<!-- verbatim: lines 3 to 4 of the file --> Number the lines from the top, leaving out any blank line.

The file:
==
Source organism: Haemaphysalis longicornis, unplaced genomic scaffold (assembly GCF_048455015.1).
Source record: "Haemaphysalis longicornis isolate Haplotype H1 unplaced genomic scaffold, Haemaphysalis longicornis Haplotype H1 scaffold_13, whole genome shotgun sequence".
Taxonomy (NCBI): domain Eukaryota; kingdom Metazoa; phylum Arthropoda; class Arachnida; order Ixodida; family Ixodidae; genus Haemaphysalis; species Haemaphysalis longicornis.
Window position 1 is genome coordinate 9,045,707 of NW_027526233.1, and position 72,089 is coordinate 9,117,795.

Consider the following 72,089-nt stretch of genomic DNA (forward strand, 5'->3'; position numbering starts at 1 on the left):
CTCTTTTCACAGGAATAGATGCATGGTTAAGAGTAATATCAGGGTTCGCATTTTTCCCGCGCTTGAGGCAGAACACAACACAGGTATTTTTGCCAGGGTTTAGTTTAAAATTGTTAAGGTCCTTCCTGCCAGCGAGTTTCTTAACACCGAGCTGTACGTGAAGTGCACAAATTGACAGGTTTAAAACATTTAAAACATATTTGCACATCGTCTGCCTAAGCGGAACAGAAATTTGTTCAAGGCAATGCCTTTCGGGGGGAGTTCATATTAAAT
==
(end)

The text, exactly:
Taxonomy (NCBI): domain Eukaryota; kingdom Metazoa; phylum Arthropoda; class Arachnida; order Ixodida; family Ixodidae; genus Haemaphysalis; species Haemaphysalis longicornis.
Window position 1 is genome coordinate 9,045,707 of NW_027526233.1, and position 72,089 is coordinate 9,117,795.